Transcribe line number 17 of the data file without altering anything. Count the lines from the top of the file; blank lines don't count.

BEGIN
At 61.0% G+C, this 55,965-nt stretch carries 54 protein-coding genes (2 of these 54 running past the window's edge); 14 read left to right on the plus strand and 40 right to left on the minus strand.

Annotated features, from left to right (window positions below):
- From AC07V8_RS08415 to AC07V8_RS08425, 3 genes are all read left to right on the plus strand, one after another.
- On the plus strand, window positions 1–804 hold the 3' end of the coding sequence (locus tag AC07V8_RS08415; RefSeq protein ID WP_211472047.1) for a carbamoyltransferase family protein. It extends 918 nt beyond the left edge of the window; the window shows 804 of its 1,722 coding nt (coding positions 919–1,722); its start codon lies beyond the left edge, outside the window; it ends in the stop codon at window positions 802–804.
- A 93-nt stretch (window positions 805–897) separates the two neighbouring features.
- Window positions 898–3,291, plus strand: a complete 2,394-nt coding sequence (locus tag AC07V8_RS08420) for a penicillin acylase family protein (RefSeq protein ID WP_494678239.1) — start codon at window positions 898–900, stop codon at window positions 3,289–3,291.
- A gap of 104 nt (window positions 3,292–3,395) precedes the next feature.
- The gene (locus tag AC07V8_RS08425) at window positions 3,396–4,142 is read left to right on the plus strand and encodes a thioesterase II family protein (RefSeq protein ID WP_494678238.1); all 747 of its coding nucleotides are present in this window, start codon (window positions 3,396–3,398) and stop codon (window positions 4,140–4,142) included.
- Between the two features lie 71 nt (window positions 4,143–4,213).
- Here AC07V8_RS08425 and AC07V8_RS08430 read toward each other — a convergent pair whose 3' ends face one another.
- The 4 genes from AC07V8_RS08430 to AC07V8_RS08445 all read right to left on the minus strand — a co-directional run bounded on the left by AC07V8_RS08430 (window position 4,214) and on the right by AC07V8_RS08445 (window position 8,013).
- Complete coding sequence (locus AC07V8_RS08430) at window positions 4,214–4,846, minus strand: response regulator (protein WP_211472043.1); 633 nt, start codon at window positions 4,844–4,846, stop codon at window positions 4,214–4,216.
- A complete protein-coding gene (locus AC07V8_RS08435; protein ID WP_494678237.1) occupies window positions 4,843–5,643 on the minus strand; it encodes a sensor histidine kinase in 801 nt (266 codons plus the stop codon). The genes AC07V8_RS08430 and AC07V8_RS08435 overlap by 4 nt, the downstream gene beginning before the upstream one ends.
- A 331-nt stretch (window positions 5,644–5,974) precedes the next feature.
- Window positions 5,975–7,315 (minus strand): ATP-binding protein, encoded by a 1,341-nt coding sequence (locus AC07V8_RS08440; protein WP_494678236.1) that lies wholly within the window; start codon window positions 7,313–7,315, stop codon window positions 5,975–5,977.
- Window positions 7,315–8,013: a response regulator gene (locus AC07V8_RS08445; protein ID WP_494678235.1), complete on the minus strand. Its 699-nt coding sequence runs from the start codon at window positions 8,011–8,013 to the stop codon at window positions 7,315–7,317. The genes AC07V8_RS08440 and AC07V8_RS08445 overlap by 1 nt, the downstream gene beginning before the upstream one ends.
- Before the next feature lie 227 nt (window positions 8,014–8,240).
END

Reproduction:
- Before the next feature lie 227 nt (window positions 8,014–8,240).